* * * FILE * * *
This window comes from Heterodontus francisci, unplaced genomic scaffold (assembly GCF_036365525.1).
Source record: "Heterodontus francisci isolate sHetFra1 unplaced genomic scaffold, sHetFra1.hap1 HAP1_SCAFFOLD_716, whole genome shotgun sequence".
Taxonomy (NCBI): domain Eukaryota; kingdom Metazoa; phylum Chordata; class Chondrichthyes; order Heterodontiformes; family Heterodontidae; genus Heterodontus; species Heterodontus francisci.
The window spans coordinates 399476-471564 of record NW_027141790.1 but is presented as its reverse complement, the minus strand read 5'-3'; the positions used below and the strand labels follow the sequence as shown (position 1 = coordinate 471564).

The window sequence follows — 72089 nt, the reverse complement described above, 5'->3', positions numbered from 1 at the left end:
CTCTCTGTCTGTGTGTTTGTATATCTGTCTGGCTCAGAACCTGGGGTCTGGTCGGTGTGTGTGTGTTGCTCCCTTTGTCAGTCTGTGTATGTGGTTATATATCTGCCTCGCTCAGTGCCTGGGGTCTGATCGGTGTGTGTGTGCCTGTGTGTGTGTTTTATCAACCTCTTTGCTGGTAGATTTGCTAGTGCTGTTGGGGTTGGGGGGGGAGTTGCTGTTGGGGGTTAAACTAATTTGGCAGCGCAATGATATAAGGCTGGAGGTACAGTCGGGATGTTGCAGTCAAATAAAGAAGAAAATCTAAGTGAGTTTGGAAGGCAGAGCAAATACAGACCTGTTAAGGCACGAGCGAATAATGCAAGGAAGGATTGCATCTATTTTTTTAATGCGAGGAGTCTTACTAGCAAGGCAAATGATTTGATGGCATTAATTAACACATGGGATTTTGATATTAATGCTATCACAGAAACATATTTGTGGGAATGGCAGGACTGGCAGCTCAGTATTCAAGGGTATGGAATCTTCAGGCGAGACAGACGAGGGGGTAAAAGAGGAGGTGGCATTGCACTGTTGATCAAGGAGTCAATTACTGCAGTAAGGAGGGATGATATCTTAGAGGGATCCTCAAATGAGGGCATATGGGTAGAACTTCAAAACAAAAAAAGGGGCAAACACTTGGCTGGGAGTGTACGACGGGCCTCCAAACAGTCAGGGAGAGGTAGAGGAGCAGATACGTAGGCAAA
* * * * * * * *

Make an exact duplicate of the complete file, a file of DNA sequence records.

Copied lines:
This window comes from Heterodontus francisci, unplaced genomic scaffold (assembly GCF_036365525.1).
Source record: "Heterodontus francisci isolate sHetFra1 unplaced genomic scaffold, sHetFra1.hap1 HAP1_SCAFFOLD_716, whole genome shotgun sequence".
Taxonomy (NCBI): domain Eukaryota; kingdom Metazoa; phylum Chordata; class Chondrichthyes; order Heterodontiformes; family Heterodontidae; genus Heterodontus; species Heterodontus francisci.
The window spans coordinates 399476-471564 of record NW_027141790.1 but is presented as its reverse complement, the minus strand read 5'-3'; the positions used below and the strand labels follow the sequence as shown (position 1 = coordinate 471564).

The window sequence follows — 72089 nt, the reverse complement described above, 5'->3', positions numbered from 1 at the left end:
CTCTCTGTCTGTGTGTTTGTATATCTGTCTGGCTCAGAACCTGGGGTCTGGTCGGTGTGTGTGTGTTGCTCCCTTTGTCAGTCTGTGTATGTGGTTATATATCTGCCTCGCTCAGTGCCTGGGGTCTGATCGGTGTGTGTGTGCCTGTGTGTGTGTTTTATCAACCTCTTTGCTGGTAGATTTGCTAGTGCTGTTGGGGTTGGGGGGGGAGTTGCTGTTGGGGGTTAAACTAATTTGGCAGCGCAATGATATAAGGCTGGAGGTACAGTCGGGATGTTGCAGTCAAATAAAGAAGAAAATCTAAGTGAGTTTGGAAGGCAGAGCAAATACAGACCTGTTAAGGCACGAGCGAATAATGCAAGGAAGGATTGCATCTATTTTTTTAATGCGAGGAGTCTTACTAGCAAGGCAAATGATTTGATGGCATTAATTAACACATGGGATTTTGATATTAATGCTATCACAGAAACATATTTGTGGGAATGGCAGGACTGGCAGCTCAGTATTCAAGGGTATGGAATCTTCAGGCGAGACAGACGAGGGGGTAAAAGAGGAGGTGGCATTGCACTGTTGATCAAGGAGTCAATTACTGCAGTAAGGAGGGATGATATCTTAGAGGGATCCTCAAATGAGGGCATATGGGTAGAACTTCAAAACAAAAAAAGGGGCAAACACTTGGCTGGGAGTGTACGACGGGCCTCCAAACAGTCAGGGAGAGGTAGAGGAGCAGATACGTAGGCAAA